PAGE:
After giving you this detail of our proceedings you will not be surprised to hear that I have done very little in the way of studying or writing. As the affairs of the Bank are to be considered next session, I have been putting my thoughts on paper respecting their concerns. I have endeavored to shew that a well regulated paper currency is less variable in its value than a metallic currency, and therefore more desirable. I have recommended a simple plan to obviate the scarcity of money, which, to the distress of the mercantile world, always takes place before the payment of the national dividends. I have again pointed out the advantages which would result from making paper convertible into bullion and not into specie. After which I have followed the ground of Mr. Grenfell, and have endeavored to shew that the Government in its last agreement with the Bank for a participation of the advantages resulting from the public deposits, and the management of the public debt, made a very improvident bargain for the public, and recommend more caution in the agreement now about to be made. Finally I have attempted to calculate the present treasure of the Bank, and have insisted (very disinterestedly for I have only £500 Bank stock) on the right of the proprietors of Bank Stock to a division of their enormous gains.—I have shewn it to Mr. Grenfell and to Mr. Malthus. The former urges me to publish it. The latter agrees with almost all my matter, but thinks, as I think myself, that the performance is inferior even to my first two pamphlets. I am not much inclined for this reason to publish it, but before I finally determine I should like to have your candid opinion about it, and I am sure you will give me no other, and I will if possible send it to you from Bath, the latter end of this or beginning of next week with all its imperfections and before I attempt to make it better, which I think I can do.—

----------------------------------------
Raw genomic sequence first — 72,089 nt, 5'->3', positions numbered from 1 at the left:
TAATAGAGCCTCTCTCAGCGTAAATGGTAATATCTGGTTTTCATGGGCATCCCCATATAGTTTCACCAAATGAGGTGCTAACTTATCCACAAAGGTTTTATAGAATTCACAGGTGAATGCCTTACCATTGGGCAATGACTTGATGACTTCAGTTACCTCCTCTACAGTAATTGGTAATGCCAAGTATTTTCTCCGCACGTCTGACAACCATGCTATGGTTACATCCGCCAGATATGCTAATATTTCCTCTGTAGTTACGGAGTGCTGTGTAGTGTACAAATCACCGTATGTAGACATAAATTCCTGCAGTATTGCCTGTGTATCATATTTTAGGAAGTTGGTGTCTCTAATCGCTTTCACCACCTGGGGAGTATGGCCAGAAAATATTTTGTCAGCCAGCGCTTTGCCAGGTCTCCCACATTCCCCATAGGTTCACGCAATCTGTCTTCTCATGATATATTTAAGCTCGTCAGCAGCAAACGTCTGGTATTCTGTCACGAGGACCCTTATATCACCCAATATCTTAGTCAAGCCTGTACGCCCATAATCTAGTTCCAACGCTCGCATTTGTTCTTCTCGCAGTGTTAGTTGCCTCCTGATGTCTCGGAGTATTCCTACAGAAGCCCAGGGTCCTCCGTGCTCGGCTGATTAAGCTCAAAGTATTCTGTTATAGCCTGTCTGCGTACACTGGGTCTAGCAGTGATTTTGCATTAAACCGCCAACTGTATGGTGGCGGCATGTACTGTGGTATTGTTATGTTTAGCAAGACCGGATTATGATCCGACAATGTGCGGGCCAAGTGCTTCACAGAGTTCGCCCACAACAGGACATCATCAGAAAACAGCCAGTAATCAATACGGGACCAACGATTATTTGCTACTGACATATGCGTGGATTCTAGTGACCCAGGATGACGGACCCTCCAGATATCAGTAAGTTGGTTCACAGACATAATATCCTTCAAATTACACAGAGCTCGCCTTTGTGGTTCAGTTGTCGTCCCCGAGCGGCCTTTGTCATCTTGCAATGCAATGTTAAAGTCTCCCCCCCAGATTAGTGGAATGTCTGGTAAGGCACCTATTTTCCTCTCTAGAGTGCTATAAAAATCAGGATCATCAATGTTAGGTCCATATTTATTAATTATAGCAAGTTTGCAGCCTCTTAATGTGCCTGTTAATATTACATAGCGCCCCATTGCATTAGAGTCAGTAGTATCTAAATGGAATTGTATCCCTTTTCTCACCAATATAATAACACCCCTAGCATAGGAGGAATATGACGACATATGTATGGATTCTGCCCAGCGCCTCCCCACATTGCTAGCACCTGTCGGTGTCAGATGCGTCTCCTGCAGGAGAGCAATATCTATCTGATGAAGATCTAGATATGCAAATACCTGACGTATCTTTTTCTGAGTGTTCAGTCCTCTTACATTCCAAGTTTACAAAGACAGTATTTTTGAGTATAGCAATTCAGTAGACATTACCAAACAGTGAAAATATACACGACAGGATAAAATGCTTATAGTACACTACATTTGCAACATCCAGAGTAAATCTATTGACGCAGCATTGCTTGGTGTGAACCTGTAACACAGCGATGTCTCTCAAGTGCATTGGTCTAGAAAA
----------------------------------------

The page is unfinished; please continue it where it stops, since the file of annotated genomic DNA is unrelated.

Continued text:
In the Philanthropist and the Edinburgh I think I have recognized your articles. I am glad your history is nearly finished, I hope it will bring you abundance of fame and money.—
I shall be very happy indeed to see Mr. Hume and his new married lady here. If you write to them say so in the strongest terms for me. In the mean time I will write to Cheltenham myself for the purpose of urging the same request.— Mr. Malthus and I continue to write to each other but not so actively as we sometimes do. We differ nearly as much as ever. There appears to me an astonishing mixture of truth and error in the opinions which he holds on the subject of rent profit and wages. Oh that I were capable of writing a book! He is preparing a new edition of his Essay on Population for the press. He ought candidly to confess that he has committed great errors in his chapters on the Agricultural and Mercantile systems, as well as in that on bounties.
I hope Mr. Bentham is well.—I have to thank him for his small pamphlet which was sent to me in Brook Street. I hope soon to be able to study it.—Make my kind compliments to him and to Mrs. Mill and believe me
very truly Yours
I shall direct my MS to you at Ford Abbey near Chard.